The holy remains of Saint Frances Xavier Cabrini (photograph by the author)
Overlooking the banks of the Hudson River in Manhattan and few minutes away from the medieval relics showcased in the Cloisters is another religious entity that you might find intriguing, both by its story and for sure for its theatricality: the holy remains of Saint Frances Cabrini.
Frances Xavier Cabrini (via Wikimedia )
Born in 1850 in the Italian village of Sant’Angelo Lodigiano, Cabrini took the holy order around the age of 27, adding to her name the one of Saint Francis Xavier, founder of the Jesuit order and patron saint of Jesuit missionary service. After founding the Missionary Sisters of the Sacred Heart of Jesus, Cabrini got the Pope’s approval to found missions in China, but Leo XIII had another duty for her: becoming a sort of Catholic ambassador for the Italian immigrants who fled Europe with the hope of a new life in the United States. ”Not to the East, but to the West,” was the mission given to her by the pope.
After a lifetime of service in which she opened myriads of missions from Chicago to New Orleans, Cabrini, who eventually took American citizenship, died in 1907. A few decades after her death, just following World War II, Cabrini was canonized. Thus, she became the first American saint, as well as the patron saint of immigrants.
The Cabrini Shrine (photograph by Jim Henderson, via Wikimedia)
I went to visit the Cabrini shrine in New York City last week for several reasons: first, because I do have a personal obsession for the vernacular function of Catholic sainthood. Like a Swiss army knife of religion, it seems that the Catholic faith has a saint for nearly every issue or ailment: Saint Barbara takes care of miners and anyone who works with explosives, Saint Francis Borgia protects earthquake victims, and Saint Denise prevents headaches and bike accidents. In that sense, Saint Cabrini offers solace to green card seekers and people tormented by their immigration process.
(photograph by the author)
The second reason that made me pay a visit to her shrine is the ambiguous status of her remains: as I was researching her history, I found her sometimes described as “incorruptible,” sometimes as a mummy. But what was really in her shrine? After an interminable ride on the A train, I eventually found out the answer, plus a handful of other fascinating things.
Cabrini Shrine (photograph by the author)
“Not the East, But the West”, the mosaic mural of Cabrini Shrine (photograph by the author)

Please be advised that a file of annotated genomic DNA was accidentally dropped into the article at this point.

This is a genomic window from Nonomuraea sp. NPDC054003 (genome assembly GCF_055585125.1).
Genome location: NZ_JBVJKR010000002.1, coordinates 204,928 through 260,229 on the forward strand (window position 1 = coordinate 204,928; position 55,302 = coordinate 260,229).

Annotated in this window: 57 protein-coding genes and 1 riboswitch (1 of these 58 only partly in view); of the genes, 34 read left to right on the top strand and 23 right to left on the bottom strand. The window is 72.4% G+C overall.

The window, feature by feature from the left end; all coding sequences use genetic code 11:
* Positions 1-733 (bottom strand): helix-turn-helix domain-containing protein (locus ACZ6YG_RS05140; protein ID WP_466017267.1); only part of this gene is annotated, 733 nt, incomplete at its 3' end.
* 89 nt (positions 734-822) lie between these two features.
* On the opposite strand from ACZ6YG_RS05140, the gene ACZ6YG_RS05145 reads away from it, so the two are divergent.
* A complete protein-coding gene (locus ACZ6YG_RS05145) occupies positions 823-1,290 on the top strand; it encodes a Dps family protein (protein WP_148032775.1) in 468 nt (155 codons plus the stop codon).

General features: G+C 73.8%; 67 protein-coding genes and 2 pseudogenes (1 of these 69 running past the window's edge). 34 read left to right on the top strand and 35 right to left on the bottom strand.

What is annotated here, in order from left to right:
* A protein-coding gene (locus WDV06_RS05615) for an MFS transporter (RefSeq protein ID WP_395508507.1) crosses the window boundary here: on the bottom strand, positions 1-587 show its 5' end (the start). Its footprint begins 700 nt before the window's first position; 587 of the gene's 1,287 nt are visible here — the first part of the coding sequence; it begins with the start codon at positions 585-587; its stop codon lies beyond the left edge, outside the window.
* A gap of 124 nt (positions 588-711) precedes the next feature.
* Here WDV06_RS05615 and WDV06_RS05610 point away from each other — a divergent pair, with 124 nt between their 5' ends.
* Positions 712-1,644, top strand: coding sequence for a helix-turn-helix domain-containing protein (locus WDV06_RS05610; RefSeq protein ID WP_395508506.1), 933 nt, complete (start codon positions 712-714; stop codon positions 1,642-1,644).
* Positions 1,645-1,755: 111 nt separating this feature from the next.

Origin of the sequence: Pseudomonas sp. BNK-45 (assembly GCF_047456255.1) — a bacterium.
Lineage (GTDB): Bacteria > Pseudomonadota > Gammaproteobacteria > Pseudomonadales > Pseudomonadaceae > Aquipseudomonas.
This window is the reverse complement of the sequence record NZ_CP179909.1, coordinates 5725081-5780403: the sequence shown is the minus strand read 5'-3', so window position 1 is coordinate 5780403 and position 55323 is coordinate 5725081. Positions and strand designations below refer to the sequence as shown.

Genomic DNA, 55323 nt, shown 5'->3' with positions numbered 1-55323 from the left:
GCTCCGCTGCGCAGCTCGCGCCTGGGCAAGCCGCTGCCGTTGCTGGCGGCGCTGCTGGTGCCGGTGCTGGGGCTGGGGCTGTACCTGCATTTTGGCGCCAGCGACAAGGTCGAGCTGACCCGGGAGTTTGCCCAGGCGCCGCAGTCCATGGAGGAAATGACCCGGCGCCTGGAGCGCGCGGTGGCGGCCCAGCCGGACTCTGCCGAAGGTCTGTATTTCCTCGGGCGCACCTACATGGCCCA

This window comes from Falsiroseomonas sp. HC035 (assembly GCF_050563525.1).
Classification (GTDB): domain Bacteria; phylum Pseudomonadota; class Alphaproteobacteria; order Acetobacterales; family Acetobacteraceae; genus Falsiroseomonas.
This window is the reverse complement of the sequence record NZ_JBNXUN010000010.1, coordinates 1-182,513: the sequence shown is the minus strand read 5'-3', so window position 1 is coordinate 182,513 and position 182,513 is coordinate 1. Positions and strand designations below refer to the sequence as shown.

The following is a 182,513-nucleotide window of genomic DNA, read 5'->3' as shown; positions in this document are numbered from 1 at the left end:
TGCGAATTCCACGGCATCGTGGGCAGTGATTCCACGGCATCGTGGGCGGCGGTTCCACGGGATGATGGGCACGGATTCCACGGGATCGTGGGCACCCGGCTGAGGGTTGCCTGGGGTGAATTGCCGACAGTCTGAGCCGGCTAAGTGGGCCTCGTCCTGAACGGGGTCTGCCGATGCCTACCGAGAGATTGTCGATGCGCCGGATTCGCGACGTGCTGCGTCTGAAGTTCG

(photograph by the author)
The shrine itself was built in 1957 in a modernist — not to say retro-futuristic — style, which to be honest, gave me the feeling of being in front of a disguised spacecraft. I often heard in architectural classes the metaphor of churches being a ship in a spiritual sense, but this one oddly reminded me a bit of Star Trek’s Enterprise.
Through the corridor, you enter the shrine by a door on the right side which dramatically opens on Saint Cabrini herself. In a crystal coffin, itself enclosed in the marble altar, her body, dressed in religious garb, quietly rests in a Snow White allure, hands on chest. Her face looks perfectly preserved, of course, because it has nothing organic. After interrogating the very helpful staff of the church, I finally got my answers: only Cabrini’s skeleton is present, although covered by the black satin of her dress.
Cabrini’s beatification in a 1938 newspaper. (photograph by the author)
Her face and hands are made of wax. While digging her remains up in 1938 to proceed to the canonization process, the Apostolic delegate found her almost turned into dust. Apart from a bit of skin on her face and arms, the rest of Mother Cabrini was “subject to the laws of decay”. But the supernatural incorruptibility factor was not a criteria of sainthood any longer and the church allowed her canonization for her “Holy Behavior.”
Moreover, the United States, a still young country, suffered a lack of relics for Catholics to worship and Mother Cabrini was the dream candidate for this type of spectacular display. Like her European counterparts, her phantom presence needed to be embodied to keep her message alive. Her heart was then sent to the Istituto Suore Missionarie del Sacro Cuore di Gesu in Rome, along with her skull.
(photograph by the author)
Surrounding the tabernacle is a huge mosaic mural which dispenses details of her life and work. It includes the Statue of Liberty, a boat, and a modern wheelchair, motifs that at first sound anachronistic in a church, but made me realize that Mother Cabrini was a saint of the Industrial Revolution. While her display as a recumbent effigy refers to a sacred tradition from the Old Continent, she’d been photographed, was alive for the 1894 Chicago World’s Fair and, why not, maybe even saw films.
We often consider saints to belong to a far distant past, but Mother Cabrini is one of the many examples of modern sainthood, and the museum in the back of the shrine is also there to confirm an up-to-date lifestyle: in addition to her traditional garb and her personal collection of relics, there is odd memorabilia like her citizenship certificate, paperwork, and even a bank check signed by the “citizen saint.” It’s an unusual collection of objects that help us reconnect with the fact she had, indeed, a lifestyle close to ours.
Personal relics of Saint Cabrini (photograph by the author)
Saint Cabrini’s belongings in the museum. (photograph by the author)
A check signed by Saint Cabrini. (photograph by the author)
Ex-Voto offerings (photograph by the author)
AN AMERICAN SAINT: THE SHRINE OF SAINT FRANCES CABRINI, New York, New York